Former world heavyweight champion Vitali Klitschko may be the next after being elected as Mayor of Ukranian capital Kiev.

Multi-weight world champion Manny Pacquiao, who is still boxing, also has Presidential ambitions in the Philippines, where he is a Senator.

Former heavyweight boxing world champion Vitali Klitschko is now a political force to be reckoned with ©Getty Images
Former heavyweight boxing world champion Vitali Klitschko is now a political force to be reckoned with ©Getty Images

Boxing’s interest in politics dates back to the 19th century when British bare-knuckle prizefighter John Gully became an MP from 1832 to 1837. He was also a successful race horse trainer, winning both the Derby and St Leger. Sir Henry Cooper played him in the film of his life.

In Britain, their Lordships Sebastian Coe and Colin Moynihan both spent time as MPs before moving to the Upper House, where Paralympian Baroness Tanni Grey-Thompson speaks up for sport. And not forgetting another Olympian, ex-sprinter Sir Menzies Campbell, once described as "the fastest white man on earth" who became leader of the Liberal Democrats.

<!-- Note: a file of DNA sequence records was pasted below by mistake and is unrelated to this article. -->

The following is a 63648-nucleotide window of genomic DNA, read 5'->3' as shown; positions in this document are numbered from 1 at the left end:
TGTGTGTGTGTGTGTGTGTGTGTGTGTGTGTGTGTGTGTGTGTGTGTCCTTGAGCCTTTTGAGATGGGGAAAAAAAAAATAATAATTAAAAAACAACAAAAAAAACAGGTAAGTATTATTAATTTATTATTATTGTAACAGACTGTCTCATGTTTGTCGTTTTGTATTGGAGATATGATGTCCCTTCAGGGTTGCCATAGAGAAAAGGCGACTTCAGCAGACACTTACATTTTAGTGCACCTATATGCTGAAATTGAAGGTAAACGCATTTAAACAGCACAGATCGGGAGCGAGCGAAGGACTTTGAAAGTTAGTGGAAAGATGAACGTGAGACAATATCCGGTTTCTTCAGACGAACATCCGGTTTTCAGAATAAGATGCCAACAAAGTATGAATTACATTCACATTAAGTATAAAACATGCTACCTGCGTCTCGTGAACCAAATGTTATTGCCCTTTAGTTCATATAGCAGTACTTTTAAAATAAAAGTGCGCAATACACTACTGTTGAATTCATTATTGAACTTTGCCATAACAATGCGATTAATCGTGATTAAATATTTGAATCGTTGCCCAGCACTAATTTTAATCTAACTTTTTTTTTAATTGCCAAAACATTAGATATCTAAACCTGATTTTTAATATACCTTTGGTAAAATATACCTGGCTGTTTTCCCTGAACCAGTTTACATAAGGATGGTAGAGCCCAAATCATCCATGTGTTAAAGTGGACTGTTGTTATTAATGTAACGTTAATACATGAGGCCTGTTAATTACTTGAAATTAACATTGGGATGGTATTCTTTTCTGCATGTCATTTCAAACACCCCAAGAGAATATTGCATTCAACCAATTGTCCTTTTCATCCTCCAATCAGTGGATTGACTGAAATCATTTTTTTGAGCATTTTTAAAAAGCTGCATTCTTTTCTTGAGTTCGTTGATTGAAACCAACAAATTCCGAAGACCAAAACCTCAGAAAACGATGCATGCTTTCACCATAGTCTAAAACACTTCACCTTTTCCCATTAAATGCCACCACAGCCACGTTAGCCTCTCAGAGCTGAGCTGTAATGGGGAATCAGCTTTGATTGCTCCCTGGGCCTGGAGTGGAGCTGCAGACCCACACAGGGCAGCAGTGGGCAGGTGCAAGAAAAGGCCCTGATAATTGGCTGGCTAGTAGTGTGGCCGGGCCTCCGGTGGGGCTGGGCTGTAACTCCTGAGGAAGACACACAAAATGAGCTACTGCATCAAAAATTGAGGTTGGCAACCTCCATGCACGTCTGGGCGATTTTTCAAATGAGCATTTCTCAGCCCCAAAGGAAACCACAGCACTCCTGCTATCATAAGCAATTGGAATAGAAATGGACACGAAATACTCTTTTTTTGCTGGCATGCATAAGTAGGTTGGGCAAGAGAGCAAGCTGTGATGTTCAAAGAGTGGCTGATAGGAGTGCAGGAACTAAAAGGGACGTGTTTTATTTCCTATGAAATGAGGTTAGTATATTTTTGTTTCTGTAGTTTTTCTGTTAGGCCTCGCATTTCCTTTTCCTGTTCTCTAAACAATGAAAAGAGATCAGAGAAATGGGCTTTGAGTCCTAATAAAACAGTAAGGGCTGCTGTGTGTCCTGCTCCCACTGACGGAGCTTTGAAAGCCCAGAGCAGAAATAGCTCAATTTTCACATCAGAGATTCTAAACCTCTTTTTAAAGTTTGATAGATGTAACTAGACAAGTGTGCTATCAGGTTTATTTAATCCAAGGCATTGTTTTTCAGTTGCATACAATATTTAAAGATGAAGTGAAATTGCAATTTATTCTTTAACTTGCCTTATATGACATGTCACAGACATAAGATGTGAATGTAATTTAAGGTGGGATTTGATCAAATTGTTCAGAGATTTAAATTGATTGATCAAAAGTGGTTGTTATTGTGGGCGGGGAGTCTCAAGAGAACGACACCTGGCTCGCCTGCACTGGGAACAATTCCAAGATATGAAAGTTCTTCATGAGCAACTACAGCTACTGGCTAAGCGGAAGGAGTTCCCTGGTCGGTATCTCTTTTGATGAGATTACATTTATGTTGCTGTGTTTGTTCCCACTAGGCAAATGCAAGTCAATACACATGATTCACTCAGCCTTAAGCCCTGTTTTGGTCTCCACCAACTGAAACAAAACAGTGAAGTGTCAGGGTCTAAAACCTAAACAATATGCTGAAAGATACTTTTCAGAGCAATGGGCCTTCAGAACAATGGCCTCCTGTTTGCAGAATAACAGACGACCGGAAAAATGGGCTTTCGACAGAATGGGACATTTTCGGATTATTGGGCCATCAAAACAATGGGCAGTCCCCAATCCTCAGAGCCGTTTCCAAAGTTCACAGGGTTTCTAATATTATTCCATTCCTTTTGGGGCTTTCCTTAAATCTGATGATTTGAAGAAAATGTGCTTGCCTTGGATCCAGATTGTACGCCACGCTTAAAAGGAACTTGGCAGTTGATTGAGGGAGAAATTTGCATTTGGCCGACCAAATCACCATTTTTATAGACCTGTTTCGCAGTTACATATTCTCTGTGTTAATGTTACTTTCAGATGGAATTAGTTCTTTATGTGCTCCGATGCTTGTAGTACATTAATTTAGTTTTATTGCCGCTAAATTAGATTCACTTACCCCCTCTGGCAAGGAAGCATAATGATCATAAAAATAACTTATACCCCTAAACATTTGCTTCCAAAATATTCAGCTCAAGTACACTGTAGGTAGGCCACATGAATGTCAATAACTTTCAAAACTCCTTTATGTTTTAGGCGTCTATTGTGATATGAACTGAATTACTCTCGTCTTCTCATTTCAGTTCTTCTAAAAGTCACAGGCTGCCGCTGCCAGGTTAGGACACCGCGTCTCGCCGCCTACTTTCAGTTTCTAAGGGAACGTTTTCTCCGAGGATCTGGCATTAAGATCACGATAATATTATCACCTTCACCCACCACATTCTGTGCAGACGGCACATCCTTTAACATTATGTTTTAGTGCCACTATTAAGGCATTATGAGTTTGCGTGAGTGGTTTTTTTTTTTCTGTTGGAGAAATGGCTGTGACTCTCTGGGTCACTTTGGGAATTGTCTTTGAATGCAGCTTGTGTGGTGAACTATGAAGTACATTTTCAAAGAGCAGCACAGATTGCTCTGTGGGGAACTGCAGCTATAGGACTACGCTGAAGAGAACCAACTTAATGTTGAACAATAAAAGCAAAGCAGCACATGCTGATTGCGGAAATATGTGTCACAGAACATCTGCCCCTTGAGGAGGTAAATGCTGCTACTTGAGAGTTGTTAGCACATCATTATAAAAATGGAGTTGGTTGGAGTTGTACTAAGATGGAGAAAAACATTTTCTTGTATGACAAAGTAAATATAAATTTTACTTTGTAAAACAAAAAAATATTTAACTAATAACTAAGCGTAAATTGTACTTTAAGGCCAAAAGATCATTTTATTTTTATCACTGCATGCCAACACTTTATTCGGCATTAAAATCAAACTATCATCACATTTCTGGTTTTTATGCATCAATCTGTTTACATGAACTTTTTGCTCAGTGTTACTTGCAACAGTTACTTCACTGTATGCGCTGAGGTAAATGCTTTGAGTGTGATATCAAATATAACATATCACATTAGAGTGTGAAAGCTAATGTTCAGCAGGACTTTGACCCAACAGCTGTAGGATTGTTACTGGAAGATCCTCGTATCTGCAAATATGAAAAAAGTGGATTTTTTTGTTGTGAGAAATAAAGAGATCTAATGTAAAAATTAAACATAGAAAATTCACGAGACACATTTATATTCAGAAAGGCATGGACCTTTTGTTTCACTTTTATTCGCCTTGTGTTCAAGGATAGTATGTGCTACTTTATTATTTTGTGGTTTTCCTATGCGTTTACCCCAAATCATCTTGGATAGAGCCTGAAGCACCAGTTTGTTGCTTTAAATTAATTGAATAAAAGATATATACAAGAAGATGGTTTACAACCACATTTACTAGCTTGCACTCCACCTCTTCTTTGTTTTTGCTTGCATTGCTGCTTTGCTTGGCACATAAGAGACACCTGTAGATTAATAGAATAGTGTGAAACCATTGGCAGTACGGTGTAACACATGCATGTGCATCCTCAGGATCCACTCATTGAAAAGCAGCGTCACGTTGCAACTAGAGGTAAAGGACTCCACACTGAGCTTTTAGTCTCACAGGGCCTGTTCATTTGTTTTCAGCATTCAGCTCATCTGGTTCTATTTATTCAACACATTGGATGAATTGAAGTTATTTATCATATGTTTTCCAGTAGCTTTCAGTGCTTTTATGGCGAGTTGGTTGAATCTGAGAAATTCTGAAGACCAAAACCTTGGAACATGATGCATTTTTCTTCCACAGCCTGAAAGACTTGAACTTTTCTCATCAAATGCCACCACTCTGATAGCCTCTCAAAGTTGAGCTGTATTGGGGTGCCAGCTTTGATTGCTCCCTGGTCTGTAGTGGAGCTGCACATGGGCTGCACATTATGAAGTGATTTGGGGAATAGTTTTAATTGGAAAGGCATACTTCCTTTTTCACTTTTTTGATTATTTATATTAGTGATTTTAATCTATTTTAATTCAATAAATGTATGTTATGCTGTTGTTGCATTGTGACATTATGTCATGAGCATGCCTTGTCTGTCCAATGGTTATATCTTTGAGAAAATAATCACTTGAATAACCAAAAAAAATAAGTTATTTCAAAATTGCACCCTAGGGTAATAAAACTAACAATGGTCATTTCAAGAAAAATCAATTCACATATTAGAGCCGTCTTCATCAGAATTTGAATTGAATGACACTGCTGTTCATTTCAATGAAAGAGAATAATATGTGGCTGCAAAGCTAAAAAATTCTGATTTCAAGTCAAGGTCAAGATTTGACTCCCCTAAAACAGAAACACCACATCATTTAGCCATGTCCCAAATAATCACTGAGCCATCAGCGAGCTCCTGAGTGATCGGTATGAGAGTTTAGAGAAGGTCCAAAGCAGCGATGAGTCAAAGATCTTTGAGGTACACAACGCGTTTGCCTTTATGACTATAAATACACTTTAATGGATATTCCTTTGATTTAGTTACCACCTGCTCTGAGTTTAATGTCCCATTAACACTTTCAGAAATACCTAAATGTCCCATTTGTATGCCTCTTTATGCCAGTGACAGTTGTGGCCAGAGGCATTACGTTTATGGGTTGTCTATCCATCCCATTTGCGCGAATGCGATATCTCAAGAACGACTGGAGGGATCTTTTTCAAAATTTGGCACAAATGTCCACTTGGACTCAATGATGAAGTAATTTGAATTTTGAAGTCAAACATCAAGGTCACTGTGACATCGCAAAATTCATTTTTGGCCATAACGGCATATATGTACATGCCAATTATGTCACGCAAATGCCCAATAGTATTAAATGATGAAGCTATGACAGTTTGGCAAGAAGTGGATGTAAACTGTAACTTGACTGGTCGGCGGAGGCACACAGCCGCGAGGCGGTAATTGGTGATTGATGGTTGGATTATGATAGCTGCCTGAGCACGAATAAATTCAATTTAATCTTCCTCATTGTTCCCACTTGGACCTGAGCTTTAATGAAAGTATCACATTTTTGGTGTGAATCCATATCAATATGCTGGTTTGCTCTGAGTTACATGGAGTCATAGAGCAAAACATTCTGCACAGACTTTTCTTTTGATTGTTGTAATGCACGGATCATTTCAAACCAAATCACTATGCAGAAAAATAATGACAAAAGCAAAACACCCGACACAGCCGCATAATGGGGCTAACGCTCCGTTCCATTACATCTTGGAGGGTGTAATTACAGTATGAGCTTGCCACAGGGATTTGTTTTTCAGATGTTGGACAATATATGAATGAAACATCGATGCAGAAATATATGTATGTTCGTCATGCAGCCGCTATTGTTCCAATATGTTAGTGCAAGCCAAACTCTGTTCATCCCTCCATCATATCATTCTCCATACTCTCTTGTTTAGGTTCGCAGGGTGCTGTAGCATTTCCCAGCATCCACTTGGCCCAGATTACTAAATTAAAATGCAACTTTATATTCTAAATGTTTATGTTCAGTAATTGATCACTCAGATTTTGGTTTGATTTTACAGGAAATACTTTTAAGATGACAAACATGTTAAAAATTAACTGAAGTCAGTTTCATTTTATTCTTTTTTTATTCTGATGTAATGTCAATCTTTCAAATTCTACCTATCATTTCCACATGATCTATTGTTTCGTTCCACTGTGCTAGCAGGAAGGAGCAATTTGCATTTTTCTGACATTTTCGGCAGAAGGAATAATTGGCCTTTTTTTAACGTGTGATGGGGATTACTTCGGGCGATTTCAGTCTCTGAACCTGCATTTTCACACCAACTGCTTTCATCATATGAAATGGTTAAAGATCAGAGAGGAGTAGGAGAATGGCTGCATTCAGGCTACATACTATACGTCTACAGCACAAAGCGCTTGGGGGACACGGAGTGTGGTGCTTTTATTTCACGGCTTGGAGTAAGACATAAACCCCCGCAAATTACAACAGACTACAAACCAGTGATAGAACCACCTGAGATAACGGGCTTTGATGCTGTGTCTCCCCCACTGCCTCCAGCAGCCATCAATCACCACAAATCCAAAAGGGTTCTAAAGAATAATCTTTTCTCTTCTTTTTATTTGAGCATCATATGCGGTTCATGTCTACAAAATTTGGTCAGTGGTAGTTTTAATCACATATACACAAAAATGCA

In the United States there are stars from the National Football League, basketball and even pro wrestling who have made it to the Senate.

And how about bodybuilder Arnold Schwarzenegger, Governor of California for a time who may bid for the Presidency next time round? Knowing the politically flaky US, would you bet against him? Brazil’s Romário and and Argentinian Antonio Rattin, the bête noire of the 1966 World Cup quarter-final match with England, have been elected to political office.

So too several West Indian former cricketers and Nikolai Valuev the lumbering feve-foot giant Russian who once lost his world heavyweight title to Britain’s David Haye.

All of which may prove that politics and sport do mix - eventually.

This must give Rashford food for thought.